Synthetix Debt Pool Mirror Index
Comparison with an on-chain Market Capitalised index fund structure
This is based on a document I prepared while discussing the indexcoop proposal to create a mirror found for the synthetic debt pool. As such it’s probably self-indulgent to share it on my substack, however, I think it could be useful to some people (even if only myself as a future reference).
Apologies if it’s too dense to be understood, this is a complex beast. Feel free to ignore.
Note: This document was written before the proposal to INDEXcoop and so it differs in a number of aspects.
The aim of this document is to capture a review of the Synthetix Debt Pool and compare it to a Market capitalised index fund structure. The aim is to see if there is a practicable implementation of a mirror fund that provides “good enough” matching of the ongoing liabilities for SNX stakers. This is intended to allow stakers to hedge their liabilities with real assets with minimal monitoring or actions.
It is apparent that the debt pool acts as a market capitalised fund that is rebalanced every time there is a swap between synths. Perfect automated replication of these changes is not considered practicable at this time and a periodic (e.g weekly) rebalance with off-chain analysis is proposed.
It is expected that the majority of the swaps are short term and effectively balance out. However, there are numerous significant changes in the overall (token number based) weights that, if combined with market price changes are likely to result in significant tracking errors. Based on the analysis to date, it is unclear how significant these errors may be.
It is recommended that a mirror fund is created using 5 components (USD, ETH, BTC, LINK and DPI) based on the Set protocol with a 7 day rebalance period.
Synths are minted by staking SNX tokens. Synths track the price of external assets. Each SNX staker has a liability for a share of the total value of synths (= to the fraction of USD value of the synths they minted to the total value of all synths). As a consequence, there is a risk that the value of their minted synths may not be sufficient to cover the cost of redeeming the liability to unstake the SNX.
For example, if the staker mints and holds sUSD, and the debt pool is 50% sUSD and 50% sBTC, if BTC price doubles, then the sUSD held only covers 66% of the liability. Likewise if the Staker held 100% sBTC, then they would hold 150% of their liabilities and so could redeem their debt and sell the 50% profit.
In order to hedge the risk, so that the staker can claim SNX rewards and trading fees with reduced exposure to market price moves, the SNX staker should use the minted sUSD to purchase tokens in the same ratios as the debt pool. It’s important that the tokens purchased to mirror the ratios of the debt pool exist outside of the Synthetix ecosystem (wBTC for example) because if a staker is holding sBTC as a hedge the same debt problem still exists but the burden is instead on another staker somewhere.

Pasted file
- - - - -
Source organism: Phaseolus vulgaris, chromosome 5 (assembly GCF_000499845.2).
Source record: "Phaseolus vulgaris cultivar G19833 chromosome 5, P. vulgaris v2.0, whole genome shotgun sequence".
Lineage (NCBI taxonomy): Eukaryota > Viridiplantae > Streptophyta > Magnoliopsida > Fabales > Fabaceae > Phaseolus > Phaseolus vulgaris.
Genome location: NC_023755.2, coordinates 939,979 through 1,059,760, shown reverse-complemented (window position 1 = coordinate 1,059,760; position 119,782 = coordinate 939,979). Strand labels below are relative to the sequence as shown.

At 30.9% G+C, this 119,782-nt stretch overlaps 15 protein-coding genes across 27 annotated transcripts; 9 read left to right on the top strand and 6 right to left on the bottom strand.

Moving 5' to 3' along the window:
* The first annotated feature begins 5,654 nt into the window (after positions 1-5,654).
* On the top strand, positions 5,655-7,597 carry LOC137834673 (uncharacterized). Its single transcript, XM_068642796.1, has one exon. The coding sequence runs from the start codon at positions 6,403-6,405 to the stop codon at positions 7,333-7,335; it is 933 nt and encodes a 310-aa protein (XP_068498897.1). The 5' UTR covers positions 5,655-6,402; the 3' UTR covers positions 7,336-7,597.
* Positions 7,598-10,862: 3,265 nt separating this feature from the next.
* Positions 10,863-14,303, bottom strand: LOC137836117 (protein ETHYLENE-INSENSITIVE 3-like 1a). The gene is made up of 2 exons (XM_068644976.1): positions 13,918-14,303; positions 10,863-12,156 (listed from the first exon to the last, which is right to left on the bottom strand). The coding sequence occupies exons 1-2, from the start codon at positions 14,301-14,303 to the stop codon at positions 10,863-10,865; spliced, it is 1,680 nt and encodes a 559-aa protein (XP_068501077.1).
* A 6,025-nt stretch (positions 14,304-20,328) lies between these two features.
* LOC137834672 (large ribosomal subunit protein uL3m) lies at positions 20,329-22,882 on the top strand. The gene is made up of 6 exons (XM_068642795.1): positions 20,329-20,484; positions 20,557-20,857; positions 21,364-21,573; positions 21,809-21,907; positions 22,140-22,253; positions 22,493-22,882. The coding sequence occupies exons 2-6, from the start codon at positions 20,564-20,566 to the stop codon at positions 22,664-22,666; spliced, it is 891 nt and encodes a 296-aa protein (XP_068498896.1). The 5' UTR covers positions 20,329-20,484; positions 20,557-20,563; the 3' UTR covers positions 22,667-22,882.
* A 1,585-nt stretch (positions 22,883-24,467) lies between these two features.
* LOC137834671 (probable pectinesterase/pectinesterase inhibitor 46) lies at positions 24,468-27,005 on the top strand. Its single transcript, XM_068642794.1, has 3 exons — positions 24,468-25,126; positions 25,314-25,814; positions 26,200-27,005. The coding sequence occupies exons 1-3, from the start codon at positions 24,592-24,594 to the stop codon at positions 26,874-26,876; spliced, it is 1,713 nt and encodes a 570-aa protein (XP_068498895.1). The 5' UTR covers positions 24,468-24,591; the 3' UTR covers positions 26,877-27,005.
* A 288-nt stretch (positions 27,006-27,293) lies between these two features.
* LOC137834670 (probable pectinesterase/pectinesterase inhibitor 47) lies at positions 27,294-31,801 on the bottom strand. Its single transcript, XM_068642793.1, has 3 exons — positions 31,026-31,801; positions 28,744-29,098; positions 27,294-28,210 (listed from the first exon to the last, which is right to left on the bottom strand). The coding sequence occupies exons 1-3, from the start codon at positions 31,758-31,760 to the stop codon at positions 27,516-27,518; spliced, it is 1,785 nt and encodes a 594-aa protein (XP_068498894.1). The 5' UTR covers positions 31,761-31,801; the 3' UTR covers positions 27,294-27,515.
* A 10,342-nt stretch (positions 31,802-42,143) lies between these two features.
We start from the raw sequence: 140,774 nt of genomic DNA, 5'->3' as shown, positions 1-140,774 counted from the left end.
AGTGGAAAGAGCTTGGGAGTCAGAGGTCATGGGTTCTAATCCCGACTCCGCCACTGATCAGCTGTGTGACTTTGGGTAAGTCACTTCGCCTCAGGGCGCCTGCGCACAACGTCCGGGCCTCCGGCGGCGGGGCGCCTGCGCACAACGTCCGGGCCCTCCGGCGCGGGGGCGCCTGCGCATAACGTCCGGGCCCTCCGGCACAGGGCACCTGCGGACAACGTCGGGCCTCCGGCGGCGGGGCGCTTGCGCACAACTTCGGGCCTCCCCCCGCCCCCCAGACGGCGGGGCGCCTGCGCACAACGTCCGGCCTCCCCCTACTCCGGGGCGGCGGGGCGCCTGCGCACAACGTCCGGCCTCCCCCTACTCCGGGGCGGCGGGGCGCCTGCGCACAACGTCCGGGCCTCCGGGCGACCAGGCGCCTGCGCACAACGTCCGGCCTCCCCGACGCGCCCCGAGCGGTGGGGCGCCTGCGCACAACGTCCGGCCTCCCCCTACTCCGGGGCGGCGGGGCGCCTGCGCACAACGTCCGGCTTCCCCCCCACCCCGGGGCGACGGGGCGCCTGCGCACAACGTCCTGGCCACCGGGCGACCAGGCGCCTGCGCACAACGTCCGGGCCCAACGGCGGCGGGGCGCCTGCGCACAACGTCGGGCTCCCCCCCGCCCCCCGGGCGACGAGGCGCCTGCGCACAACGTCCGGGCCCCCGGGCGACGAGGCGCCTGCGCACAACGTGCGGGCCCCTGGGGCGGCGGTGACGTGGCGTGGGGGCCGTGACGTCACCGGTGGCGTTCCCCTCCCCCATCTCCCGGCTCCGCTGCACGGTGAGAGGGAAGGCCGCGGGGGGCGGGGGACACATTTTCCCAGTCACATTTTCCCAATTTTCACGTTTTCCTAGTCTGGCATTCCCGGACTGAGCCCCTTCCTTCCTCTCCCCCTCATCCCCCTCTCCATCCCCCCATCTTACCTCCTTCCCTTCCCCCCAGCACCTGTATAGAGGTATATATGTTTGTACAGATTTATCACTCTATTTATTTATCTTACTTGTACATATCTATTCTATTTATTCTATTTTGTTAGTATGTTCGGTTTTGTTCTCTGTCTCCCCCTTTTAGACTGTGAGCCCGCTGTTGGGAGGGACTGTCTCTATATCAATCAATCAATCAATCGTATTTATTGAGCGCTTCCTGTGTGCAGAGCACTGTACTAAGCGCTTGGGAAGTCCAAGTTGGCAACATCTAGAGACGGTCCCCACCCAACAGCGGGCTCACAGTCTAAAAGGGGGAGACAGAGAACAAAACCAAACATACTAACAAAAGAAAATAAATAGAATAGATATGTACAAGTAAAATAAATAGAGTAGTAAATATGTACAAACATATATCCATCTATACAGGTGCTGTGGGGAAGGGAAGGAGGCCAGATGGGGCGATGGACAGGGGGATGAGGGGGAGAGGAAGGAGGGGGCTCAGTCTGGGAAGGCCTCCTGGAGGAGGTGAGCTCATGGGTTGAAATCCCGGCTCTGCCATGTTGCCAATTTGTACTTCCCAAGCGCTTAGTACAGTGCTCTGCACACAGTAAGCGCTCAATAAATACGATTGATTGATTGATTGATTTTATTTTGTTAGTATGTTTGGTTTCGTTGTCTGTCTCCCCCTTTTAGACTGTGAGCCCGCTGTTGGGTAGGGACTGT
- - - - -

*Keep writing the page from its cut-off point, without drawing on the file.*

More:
However, as market participants interact with the debt pool to swap synths the token number composition of the pool changes over time. Therefore the hedging position needs to be adjusted on an ongoing basis. In order to reduce the attention and activity to maintain the hedge use of a purpose-built index fund is being considered.
Debt pool as a market capitalization based index fund.
A market capitalisation based fund is based on a structure where every fund unit contains a fixed number of each underlying token. For example, a fund may contain at t= 0, 1 BTC at $60,000, 20 ETH at $2,000 and 100,000 USD in a single unit. If the price of ETH doubles, total value changes, the % composition changes.
If at t= 1, the overall debt pool had a 30:20:50 ratio of BTC, ETH, USD and an SNX holder minted $200,000 USD. Then the staker should purchase 1 BTC and 20 ETH to match the debt pool composition. This means that at T =1, the liability would have grown by 20% and the stakers hedge would also have grown by 20% overall.
This leads to the 1st observation: When hedged, the liability is insensitive to individual component price movements.
Case 2: Effect of synth swaps
Now consider a case where the 40,000 USD is swapped for ETH with minimal price movement.
Here, at T=1, the SNX staker owns tokens with a USD % the same as T=0 (30:20:50), while the debt pool has a 30:40:30 composition. However, as there has been minimal price movement, the asset value equals the liabilities.
This leads to the 2nd observation: Swaps between synths, without price changes, do not destroy the hedge.
Case 3: Effect of synth swaps and price changes and the price of ETH doubles.
Here ,after the swap, the hedge matches the value of the liability. However, after the price change, the hedge is no longer able to cover the liability so the staker has lost money.
This leads to the 3rd observation: Changes in price, combined with changes in the composition of the pool result in the hedge failing.
Note, that the loss is only realised, if the SNX staker exits at T=2. If they stay staked, and the ETH price returns to $2,000, then the situation is returned to T =1 and the liability is covered.
As the market sets the prices, the staker is unable to change them. However, they can trade the tokens within the hedge in order to try and replicate the token number weights of the debt pool. Then they can ride out price movement without losing money compared to the debt pool
i.e. The aim is to actively mimic case 2 (Swaps), so case 1 (price movement) has no impact and case 3 is avoided.
Large stakers can do this activity on-chain with gas being a minor cost. For smaller Stakers, the use of a collective market cap based fund targeting the debt pool composition allows the management and gas costs to be shared.